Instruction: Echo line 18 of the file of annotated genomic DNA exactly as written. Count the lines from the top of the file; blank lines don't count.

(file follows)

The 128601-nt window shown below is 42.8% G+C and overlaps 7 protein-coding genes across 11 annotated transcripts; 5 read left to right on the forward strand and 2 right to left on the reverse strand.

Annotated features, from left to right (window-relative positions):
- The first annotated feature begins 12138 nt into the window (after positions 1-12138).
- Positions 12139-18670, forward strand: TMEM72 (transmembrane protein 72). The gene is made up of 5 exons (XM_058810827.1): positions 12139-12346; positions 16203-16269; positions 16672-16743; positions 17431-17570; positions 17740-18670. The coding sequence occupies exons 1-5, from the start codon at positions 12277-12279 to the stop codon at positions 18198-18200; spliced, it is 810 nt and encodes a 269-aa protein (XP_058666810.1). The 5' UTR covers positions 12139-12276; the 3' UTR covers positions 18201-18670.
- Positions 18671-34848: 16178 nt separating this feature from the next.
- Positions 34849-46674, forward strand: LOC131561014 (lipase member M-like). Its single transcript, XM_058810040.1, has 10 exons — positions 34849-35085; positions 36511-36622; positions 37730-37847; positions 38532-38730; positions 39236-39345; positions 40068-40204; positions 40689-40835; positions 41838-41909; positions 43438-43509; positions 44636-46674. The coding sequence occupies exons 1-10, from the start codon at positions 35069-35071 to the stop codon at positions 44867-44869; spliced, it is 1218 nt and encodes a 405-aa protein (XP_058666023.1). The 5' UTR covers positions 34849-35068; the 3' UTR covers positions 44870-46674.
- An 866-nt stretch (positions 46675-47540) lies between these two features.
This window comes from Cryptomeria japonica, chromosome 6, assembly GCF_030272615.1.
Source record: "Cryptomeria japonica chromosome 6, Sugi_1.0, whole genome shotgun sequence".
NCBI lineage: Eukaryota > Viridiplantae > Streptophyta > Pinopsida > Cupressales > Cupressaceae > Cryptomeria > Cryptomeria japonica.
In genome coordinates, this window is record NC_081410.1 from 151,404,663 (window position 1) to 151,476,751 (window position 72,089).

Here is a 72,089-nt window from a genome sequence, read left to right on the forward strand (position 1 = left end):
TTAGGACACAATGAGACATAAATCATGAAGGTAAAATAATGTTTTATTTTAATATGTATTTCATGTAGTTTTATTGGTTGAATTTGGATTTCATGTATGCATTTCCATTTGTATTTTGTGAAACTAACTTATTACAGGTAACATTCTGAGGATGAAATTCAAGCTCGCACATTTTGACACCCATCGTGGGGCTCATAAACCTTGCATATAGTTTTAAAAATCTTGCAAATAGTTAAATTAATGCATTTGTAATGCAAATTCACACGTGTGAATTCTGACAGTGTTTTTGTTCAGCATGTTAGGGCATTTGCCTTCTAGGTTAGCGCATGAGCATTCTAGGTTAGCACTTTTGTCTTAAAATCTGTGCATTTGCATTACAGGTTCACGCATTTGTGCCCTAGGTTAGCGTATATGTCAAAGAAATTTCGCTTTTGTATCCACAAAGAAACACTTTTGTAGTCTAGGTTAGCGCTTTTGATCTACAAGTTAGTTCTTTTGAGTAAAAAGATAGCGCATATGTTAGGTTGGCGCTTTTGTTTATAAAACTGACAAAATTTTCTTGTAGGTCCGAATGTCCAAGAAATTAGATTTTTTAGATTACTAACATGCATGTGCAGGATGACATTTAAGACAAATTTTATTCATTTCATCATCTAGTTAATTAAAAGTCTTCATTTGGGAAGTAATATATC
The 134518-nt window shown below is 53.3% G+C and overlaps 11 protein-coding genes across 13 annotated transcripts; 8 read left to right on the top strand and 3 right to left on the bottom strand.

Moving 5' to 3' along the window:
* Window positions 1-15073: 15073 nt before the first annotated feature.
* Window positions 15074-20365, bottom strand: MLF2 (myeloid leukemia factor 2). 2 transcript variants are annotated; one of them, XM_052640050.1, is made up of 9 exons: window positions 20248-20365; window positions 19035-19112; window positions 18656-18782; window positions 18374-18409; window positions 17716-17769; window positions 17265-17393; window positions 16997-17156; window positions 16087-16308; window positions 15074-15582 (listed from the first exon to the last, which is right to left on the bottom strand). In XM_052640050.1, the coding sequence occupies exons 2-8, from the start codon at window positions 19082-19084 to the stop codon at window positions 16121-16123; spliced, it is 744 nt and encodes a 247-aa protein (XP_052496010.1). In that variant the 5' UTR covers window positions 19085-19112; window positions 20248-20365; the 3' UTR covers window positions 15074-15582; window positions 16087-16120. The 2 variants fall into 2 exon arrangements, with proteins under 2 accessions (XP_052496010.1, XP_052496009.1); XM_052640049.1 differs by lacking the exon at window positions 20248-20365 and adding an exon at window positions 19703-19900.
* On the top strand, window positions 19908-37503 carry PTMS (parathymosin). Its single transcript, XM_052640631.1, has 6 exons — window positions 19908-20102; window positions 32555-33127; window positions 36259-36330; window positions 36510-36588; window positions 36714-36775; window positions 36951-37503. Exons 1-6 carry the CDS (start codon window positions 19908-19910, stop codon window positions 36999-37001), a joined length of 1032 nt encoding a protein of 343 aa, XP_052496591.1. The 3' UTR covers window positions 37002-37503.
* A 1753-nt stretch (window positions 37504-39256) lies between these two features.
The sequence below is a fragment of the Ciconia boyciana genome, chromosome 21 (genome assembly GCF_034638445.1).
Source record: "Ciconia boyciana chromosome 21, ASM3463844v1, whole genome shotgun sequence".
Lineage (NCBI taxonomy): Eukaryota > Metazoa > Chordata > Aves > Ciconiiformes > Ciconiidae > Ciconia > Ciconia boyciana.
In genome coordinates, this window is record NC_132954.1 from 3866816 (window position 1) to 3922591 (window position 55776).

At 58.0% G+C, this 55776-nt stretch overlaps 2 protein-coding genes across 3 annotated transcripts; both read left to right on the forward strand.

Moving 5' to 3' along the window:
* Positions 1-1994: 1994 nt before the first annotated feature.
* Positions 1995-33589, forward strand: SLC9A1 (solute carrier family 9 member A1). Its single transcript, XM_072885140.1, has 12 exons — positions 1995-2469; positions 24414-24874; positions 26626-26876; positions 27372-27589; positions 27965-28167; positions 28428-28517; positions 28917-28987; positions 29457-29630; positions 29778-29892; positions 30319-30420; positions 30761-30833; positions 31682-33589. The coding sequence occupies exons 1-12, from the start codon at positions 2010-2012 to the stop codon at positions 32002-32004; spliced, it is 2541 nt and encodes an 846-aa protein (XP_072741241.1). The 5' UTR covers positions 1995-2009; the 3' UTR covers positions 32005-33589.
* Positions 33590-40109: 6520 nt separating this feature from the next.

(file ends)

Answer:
* On the top strand, window positions 19908-37503 carry PTMS (parathymosin). Its single transcript, XM_052640631.1, has 6 exons — window positions 19908-20102; window positions 32555-33127; window positions 36259-36330; window positions 36510-36588; window positions 36714-36775; window positions 36951-37503. Exons 1-6 carry the CDS (start codon window positions 19908-19910, stop codon window positions 36999-37001), a joined length of 1032 nt encoding a protein of 343 aa, XP_052496591.1. The 3' UTR covers window positions 37002-37503.